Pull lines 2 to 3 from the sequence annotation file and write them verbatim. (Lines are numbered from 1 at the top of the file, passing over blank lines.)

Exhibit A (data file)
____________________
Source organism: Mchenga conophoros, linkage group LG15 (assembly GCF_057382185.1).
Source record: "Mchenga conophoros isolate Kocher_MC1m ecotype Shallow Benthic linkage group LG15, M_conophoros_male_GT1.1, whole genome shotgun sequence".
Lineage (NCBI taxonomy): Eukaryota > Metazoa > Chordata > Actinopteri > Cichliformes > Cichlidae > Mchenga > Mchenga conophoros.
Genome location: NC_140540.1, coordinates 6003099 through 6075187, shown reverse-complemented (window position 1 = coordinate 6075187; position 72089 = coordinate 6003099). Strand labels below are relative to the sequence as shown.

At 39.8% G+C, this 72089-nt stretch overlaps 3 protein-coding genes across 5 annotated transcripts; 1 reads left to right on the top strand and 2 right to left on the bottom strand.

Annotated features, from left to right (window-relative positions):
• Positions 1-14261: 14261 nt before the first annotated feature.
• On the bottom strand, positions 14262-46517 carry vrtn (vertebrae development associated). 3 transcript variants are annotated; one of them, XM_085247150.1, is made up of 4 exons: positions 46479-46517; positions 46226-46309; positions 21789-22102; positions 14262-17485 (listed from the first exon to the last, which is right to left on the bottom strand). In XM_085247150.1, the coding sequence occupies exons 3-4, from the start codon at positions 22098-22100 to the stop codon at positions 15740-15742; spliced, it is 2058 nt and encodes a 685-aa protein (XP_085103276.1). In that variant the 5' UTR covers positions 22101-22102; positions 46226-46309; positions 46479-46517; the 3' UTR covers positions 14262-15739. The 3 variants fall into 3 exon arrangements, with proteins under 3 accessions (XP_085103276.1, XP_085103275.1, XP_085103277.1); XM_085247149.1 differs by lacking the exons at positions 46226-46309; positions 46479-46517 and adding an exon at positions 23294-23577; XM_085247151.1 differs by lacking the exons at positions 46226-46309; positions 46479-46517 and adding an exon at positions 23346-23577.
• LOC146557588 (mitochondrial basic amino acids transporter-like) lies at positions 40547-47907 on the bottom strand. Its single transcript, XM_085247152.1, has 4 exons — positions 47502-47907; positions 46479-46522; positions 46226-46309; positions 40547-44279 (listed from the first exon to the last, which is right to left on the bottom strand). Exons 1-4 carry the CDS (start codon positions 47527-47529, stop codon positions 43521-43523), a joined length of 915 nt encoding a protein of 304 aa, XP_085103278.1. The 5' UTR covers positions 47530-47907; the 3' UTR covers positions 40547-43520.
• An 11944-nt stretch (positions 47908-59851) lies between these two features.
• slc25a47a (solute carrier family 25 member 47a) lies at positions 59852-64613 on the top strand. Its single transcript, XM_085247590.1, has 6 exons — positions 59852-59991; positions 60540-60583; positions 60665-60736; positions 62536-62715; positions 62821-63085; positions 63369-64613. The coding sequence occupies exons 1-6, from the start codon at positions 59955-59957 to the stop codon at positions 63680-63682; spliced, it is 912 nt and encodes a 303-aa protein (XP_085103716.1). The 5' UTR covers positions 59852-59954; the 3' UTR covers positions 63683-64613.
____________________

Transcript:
Source record: "Mchenga conophoros isolate Kocher_MC1m ecotype Shallow Benthic linkage group LG15, M_conophoros_male_GT1.1, whole genome shotgun sequence".
Lineage (NCBI taxonomy): Eukaryota > Metazoa > Chordata > Actinopteri > Cichliformes > Cichlidae > Mchenga > Mchenga conophoros.